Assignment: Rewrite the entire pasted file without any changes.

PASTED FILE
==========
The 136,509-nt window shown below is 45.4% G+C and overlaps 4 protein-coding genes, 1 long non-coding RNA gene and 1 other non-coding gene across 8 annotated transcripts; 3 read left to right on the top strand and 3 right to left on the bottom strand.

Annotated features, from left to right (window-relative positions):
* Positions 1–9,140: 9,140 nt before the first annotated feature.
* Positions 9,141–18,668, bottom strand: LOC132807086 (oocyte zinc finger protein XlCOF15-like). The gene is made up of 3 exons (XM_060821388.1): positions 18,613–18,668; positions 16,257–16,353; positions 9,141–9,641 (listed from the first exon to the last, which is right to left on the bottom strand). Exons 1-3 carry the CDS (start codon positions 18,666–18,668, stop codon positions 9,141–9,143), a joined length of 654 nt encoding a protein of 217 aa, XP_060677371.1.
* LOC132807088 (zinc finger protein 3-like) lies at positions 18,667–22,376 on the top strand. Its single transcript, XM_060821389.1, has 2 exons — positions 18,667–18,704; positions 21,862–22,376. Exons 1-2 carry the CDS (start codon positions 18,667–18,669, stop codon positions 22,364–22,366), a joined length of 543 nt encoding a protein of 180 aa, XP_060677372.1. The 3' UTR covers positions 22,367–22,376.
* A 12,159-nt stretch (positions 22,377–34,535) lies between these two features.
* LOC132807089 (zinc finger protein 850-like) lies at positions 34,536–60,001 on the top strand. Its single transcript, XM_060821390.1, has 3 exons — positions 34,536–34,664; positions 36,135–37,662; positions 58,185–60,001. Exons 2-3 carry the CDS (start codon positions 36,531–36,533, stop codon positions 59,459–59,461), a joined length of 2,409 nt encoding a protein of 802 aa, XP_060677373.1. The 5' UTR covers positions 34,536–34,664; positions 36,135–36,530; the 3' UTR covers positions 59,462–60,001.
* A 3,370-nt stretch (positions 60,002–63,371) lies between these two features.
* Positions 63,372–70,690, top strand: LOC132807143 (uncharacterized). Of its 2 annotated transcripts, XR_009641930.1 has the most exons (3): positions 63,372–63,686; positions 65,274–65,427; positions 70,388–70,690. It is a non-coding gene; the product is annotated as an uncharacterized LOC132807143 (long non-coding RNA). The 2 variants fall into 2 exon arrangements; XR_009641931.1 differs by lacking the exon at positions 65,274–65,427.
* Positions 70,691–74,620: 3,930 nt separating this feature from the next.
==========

The 136,509-nt window shown below is 45.4% G+C and overlaps 4 protein-coding genes, 1 long non-coding RNA gene and 1 other non-coding gene across 8 annotated transcripts; 3 read left to right on the top strand and 3 right to left on the bottom strand.

Annotated features, from left to right (window-relative positions):
* Positions 1–9,140: 9,140 nt before the first annotated feature.
* Positions 9,141–18,668, bottom strand: LOC132807086 (oocyte zinc finger protein XlCOF15-like). The gene is made up of 3 exons (XM_060821388.1): positions 18,613–18,668; positions 16,257–16,353; positions 9,141–9,641 (listed from the first exon to the last, which is right to left on the bottom strand). Exons 1-3 carry the CDS (start codon positions 18,666–18,668, stop codon positions 9,141–9,143), a joined length of 654 nt encoding a protein of 217 aa, XP_060677371.1.
* LOC132807088 (zinc finger protein 3-like) lies at positions 18,667–22,376 on the top strand. Its single transcript, XM_060821389.1, has 2 exons — positions 18,667–18,704; positions 21,862–22,376. Exons 1-2 carry the CDS (start codon positions 18,667–18,669, stop codon positions 22,364–22,366), a joined length of 543 nt encoding a protein of 180 aa, XP_060677372.1. The 3' UTR covers positions 22,367–22,376.
* A 12,159-nt stretch (positions 22,377–34,535) lies between these two features.
* LOC132807089 (zinc finger protein 850-like) lies at positions 34,536–60,001 on the top strand. Its single transcript, XM_060821390.1, has 3 exons — positions 34,536–34,664; positions 36,135–37,662; positions 58,185–60,001. Exons 2-3 carry the CDS (start codon positions 36,531–36,533, stop codon positions 59,459–59,461), a joined length of 2,409 nt encoding a protein of 802 aa, XP_060677373.1. The 5' UTR covers positions 34,536–34,664; positions 36,135–36,530; the 3' UTR covers positions 59,462–60,001.
* A 3,370-nt stretch (positions 60,002–63,371) lies between these two features.
* Positions 63,372–70,690, top strand: LOC132807143 (uncharacterized). Of its 2 annotated transcripts, XR_009641930.1 has the most exons (3): positions 63,372–63,686; positions 65,274–65,427; positions 70,388–70,690. It is a non-coding gene; the product is annotated as an uncharacterized LOC132807143 (long non-coding RNA). The 2 variants fall into 2 exon arrangements; XR_009641931.1 differs by lacking the exon at positions 65,274–65,427.
* Positions 70,691–74,620: 3,930 nt separating this feature from the next.